My problem is that I have no idea what sort they are. They do seem to be cherry tomatoes, but I don't know if they are vine/cordon, or bush. This is a problem because I had been treating them as cordon and pinching out the side shoots (per the instructions in June's magazine), but now I'm worried they might actually be bush plants and I might be killing off fruiting side shoots. I missed one shoot and it seems to have buds developing on it.

Please let me know what you think, and feel free to offer any advice. There are FOUR plants in this pot (I know that is crowded, but I thought they were going to be dwarf/basket plants). They started to teeter in the pot so I put up some supports, but I think they would be able to support themselves fairly well if not in pots.



Bringing back the Annual!

Posted: 22/12/2013 at 00:34

Ryan, maybe step one is working out your market, and step two is figuring out what they want to buy. What about doing a "grow it with your kids" type kit? So many children don't get a chance to garden anymore, I think parents and grandparents would like the fun/semi-educational gift, and there are great plants that you can grow on a windowsill. My first suggestion would be Eschscholzia as it grows so very quickly in next to no soil. Maybe that's not the best plant out there, but it's hard to beat for growing fast, looking good, and not resenting being neglected.

Maybe do a themed "fairy" garden with a sort of miniature wildflower mix, or a "dinosaur" garden with foliage plants?

Flowers on the Venus Fly Trap

Posted: 22/12/2013 at 00:24

We let ours flower all the time and it is very happy. It is inside, so it never got pollinated and threw up several flower spikes over about 5 months during this last, long summer. We did not notice any change in the behavior of the plant, the rate of growth and die back of the little chompy bits (I believe that is the technical name) has been the same. We also let another of our carnivorous plants flower, a sun dew, and it is also happy and healthy.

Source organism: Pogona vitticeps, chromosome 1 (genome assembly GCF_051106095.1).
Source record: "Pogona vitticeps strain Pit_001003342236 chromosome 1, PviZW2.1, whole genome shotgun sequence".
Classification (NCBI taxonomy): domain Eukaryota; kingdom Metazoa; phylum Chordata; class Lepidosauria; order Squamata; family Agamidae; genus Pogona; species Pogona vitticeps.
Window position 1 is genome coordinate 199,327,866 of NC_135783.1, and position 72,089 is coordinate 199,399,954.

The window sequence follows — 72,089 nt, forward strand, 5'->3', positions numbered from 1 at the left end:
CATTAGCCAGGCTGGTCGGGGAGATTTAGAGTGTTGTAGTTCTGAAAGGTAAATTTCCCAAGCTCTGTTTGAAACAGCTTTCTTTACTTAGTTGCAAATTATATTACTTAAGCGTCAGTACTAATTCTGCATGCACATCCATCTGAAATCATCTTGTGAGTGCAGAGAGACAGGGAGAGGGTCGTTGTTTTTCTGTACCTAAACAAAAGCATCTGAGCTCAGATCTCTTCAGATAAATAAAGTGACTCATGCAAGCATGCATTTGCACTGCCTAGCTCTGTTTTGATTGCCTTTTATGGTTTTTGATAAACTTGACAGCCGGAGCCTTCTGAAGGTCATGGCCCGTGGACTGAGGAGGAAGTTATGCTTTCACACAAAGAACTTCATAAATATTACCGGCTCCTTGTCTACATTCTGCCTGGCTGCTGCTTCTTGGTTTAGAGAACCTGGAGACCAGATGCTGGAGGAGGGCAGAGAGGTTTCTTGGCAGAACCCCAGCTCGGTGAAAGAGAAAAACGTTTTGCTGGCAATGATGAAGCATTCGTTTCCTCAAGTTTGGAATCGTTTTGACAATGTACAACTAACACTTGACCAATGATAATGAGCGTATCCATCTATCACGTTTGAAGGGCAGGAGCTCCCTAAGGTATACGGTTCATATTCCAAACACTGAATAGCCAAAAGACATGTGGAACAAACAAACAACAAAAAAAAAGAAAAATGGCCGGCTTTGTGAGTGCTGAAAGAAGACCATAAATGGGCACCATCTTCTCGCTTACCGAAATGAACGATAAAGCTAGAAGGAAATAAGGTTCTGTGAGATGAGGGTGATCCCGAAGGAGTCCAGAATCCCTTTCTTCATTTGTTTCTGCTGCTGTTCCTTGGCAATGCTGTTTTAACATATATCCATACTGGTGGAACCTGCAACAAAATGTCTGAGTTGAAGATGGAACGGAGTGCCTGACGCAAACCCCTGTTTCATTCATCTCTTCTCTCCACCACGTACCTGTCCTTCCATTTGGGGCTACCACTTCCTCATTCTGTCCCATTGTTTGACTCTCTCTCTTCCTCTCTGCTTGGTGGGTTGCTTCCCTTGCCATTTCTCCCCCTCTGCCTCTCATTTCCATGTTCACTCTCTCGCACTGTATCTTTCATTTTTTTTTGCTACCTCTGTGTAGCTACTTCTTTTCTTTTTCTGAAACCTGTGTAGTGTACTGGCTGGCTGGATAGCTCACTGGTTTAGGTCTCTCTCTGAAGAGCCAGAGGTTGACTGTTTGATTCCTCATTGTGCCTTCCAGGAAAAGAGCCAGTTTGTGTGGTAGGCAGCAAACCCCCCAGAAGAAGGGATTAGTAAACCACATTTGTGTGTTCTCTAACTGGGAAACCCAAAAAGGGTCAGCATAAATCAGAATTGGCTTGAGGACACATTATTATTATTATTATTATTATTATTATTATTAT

I suggest an internet image search and you'll see what the flowers look like. Our venus fly trap put up white flowers softly tinged with pink, and the sun dew put up small pink trumpets.


Posted: 20/08/2013 at 20:08

This is slightly off topic, but I tried to grow wild flowers this year with very little success, and plenty of money wasted on seed mix that I just wan't happy with (my fault for buying the cheap stuff). Then today I visited the Bangor Castle Walled Garden (Britain in Bloom finalist) and they had several absolutely amazing wildflower displays that I still can't get over, and similar displays in beds and roundabouts through the town. I was able to speak to the staff and they told me that the seeds are just scatter-rake-water and done. I'm not sure if I'm supposed to mention brands, but they told me they the used "Moles Seeds" "sow to grow mixes", but they also have mixes for specific planting conditions. I can't wait to try this next year, cheap and huge impact!